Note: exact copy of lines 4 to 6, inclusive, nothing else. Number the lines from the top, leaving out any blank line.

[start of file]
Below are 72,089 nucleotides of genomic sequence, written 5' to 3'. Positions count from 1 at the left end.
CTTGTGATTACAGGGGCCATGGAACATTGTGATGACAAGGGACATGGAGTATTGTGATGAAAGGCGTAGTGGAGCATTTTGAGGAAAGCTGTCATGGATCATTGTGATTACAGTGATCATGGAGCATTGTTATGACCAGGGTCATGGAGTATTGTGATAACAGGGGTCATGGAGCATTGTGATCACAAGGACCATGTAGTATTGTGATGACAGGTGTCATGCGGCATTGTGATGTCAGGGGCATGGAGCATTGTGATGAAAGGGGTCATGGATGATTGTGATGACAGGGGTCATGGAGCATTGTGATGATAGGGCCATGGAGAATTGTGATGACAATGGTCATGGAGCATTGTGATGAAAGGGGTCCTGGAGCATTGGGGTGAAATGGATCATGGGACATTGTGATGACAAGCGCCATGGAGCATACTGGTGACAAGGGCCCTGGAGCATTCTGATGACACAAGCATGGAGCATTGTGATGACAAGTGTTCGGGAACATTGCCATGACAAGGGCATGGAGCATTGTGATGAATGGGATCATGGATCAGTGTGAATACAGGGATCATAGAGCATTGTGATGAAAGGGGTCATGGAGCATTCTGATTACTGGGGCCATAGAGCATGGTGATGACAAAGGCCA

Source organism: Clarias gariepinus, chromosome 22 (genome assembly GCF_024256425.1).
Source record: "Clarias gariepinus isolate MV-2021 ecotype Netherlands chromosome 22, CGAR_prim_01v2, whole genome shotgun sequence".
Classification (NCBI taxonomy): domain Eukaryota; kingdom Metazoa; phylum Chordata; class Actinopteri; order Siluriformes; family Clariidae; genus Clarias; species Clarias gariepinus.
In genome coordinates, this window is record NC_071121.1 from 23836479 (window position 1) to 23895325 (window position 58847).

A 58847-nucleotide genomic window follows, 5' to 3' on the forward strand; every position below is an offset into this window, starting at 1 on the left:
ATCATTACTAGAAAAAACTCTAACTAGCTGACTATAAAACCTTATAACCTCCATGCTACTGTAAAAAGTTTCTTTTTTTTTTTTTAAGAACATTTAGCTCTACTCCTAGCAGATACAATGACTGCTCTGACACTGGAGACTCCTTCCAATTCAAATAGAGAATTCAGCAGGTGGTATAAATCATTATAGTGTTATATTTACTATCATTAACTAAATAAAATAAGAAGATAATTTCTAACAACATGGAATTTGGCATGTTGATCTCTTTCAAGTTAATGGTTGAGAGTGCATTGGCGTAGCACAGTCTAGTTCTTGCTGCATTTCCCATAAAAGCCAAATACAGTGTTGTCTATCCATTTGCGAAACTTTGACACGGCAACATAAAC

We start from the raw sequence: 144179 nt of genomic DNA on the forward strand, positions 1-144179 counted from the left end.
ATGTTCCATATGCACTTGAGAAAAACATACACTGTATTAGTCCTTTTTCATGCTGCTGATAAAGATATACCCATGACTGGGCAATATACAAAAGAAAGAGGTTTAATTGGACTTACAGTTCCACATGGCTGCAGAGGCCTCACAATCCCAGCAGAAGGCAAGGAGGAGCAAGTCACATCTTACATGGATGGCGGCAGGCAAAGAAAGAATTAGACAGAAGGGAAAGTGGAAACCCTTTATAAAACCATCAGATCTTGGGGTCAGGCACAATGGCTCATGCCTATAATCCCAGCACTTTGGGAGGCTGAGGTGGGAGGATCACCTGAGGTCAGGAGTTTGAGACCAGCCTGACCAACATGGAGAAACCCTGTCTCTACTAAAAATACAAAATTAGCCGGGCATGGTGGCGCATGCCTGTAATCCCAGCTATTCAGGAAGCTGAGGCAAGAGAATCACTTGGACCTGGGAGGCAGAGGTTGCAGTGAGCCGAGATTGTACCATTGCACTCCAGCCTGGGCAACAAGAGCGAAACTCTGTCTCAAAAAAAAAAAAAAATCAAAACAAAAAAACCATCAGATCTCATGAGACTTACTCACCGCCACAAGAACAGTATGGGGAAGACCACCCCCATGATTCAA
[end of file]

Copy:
Source record: "Clarias gariepinus isolate MV-2021 ecotype Netherlands chromosome 22, CGAR_prim_01v2, whole genome shotgun sequence".
Classification (NCBI taxonomy): domain Eukaryota; kingdom Metazoa; phylum Chordata; class Actinopteri; order Siluriformes; family Clariidae; genus Clarias; species Clarias gariepinus.
In genome coordinates, this window is record NC_071121.1 from 23836479 (window position 1) to 23895325 (window position 58847).